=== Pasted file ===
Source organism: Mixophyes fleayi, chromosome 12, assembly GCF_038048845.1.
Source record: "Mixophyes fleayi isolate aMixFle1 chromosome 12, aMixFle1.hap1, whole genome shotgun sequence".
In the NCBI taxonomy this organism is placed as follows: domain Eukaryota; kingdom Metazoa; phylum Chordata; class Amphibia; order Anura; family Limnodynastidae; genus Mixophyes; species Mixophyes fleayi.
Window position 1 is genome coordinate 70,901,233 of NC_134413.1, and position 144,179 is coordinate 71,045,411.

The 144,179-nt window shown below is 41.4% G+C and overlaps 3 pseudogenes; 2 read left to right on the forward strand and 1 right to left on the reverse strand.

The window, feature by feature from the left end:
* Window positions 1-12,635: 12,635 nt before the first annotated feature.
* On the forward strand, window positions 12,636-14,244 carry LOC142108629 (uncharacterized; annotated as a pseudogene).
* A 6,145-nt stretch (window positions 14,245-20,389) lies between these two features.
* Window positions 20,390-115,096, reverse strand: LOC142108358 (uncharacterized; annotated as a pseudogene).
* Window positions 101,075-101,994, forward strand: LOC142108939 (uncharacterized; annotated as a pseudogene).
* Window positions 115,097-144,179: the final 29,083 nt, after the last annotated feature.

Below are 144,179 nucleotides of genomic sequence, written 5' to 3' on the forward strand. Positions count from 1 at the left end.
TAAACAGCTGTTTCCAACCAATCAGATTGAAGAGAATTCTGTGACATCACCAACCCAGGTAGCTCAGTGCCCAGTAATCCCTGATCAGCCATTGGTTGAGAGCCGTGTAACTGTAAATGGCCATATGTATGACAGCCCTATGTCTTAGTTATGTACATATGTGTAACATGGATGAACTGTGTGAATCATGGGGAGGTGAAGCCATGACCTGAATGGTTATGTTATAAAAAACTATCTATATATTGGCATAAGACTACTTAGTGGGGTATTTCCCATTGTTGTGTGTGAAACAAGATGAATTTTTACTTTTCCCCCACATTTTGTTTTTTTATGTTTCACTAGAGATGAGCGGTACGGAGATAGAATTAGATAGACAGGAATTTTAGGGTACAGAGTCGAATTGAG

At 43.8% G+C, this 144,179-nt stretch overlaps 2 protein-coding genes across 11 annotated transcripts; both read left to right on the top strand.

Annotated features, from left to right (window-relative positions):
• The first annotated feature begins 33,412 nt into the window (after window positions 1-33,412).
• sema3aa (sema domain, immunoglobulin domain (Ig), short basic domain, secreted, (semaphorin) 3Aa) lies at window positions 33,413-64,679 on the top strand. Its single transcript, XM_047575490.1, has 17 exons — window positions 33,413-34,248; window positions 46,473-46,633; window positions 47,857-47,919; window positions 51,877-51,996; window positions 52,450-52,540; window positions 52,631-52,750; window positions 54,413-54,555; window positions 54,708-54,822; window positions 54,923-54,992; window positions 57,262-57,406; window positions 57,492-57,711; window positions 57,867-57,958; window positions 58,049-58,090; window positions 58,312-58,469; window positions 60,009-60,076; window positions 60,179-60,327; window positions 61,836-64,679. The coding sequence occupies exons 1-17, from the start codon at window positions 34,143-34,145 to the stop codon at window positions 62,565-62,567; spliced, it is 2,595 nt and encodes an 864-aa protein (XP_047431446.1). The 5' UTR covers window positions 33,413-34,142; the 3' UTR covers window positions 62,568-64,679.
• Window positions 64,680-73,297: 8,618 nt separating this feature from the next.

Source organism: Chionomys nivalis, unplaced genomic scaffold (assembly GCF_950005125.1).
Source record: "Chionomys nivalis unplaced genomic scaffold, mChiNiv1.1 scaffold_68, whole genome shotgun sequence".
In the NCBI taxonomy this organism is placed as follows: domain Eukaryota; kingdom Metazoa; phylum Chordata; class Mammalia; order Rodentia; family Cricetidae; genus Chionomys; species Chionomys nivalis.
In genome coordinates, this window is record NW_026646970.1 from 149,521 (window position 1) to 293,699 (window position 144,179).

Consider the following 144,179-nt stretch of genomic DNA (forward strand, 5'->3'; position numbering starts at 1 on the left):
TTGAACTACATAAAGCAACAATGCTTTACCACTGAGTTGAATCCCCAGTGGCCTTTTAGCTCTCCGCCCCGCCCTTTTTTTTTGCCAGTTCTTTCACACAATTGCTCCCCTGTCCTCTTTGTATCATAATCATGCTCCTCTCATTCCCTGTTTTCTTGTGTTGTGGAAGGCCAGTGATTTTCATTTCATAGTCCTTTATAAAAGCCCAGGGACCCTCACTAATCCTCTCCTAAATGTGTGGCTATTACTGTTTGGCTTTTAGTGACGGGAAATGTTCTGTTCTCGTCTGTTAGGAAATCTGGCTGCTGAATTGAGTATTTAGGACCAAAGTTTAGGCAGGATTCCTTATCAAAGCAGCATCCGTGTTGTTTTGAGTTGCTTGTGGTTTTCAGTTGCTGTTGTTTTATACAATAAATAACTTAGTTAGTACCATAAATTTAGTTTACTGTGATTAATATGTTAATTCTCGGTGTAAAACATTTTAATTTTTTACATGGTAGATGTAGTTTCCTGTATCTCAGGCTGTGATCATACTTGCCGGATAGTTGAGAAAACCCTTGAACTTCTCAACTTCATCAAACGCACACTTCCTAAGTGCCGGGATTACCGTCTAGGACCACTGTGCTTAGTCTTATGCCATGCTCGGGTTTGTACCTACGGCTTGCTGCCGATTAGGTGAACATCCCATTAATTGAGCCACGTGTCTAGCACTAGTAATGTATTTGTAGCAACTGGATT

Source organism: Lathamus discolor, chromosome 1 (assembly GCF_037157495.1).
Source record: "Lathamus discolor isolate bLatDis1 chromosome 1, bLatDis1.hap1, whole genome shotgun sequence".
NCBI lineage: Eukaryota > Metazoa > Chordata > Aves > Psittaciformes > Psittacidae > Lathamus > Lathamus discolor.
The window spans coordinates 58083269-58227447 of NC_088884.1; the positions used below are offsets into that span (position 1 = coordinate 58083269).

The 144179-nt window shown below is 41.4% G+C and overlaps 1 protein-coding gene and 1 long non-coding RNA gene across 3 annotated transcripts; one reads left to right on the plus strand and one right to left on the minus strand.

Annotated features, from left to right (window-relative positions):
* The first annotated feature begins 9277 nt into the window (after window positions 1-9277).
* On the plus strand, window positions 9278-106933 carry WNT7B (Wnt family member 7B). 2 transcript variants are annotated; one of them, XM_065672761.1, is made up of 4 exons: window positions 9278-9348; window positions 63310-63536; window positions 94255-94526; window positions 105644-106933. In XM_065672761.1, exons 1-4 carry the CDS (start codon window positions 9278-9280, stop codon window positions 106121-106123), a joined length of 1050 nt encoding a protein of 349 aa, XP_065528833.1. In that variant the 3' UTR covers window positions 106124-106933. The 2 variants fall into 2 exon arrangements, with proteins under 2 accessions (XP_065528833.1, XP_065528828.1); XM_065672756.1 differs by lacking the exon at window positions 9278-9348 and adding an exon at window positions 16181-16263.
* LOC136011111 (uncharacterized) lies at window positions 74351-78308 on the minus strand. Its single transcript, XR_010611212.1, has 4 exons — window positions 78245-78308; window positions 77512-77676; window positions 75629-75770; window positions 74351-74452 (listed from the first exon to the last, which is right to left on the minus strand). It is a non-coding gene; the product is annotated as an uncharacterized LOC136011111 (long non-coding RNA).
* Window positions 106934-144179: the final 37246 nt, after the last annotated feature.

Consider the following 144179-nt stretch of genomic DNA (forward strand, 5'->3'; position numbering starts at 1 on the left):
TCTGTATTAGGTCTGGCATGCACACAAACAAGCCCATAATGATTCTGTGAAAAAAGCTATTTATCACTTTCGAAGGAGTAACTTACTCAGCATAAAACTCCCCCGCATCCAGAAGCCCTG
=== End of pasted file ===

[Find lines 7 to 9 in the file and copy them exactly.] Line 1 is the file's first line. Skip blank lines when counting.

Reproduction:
* Window positions 1-12,635: 12,635 nt before the first annotated feature.
* On the forward strand, window positions 12,636-14,244 carry LOC142108629 (uncharacterized; annotated as a pseudogene).
* A 6,145-nt stretch (window positions 14,245-20,389) lies between these two features.